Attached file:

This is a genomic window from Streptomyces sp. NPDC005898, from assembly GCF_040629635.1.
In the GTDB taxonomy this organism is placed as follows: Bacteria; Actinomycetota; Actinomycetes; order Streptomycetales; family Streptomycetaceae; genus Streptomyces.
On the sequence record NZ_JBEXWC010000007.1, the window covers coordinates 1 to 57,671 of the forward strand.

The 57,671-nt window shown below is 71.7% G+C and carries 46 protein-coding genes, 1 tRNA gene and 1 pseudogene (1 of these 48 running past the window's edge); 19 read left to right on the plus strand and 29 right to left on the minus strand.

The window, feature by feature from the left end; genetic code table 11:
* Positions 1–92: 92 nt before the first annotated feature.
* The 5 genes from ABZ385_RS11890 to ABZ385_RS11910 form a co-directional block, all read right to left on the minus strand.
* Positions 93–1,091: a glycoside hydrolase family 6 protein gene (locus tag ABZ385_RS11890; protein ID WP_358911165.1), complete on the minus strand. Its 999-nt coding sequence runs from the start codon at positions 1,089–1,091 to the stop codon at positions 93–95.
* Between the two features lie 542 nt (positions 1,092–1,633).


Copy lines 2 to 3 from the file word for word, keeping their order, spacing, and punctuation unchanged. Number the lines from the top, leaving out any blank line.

In the GTDB taxonomy this organism is placed as follows: Bacteria; Actinomycetota; Actinomycetes; order Streptomycetales; family Streptomycetaceae; genus Streptomyces.
On the sequence record NZ_JBEXWC010000007.1, the window covers coordinates 1 to 57,671 of the forward strand.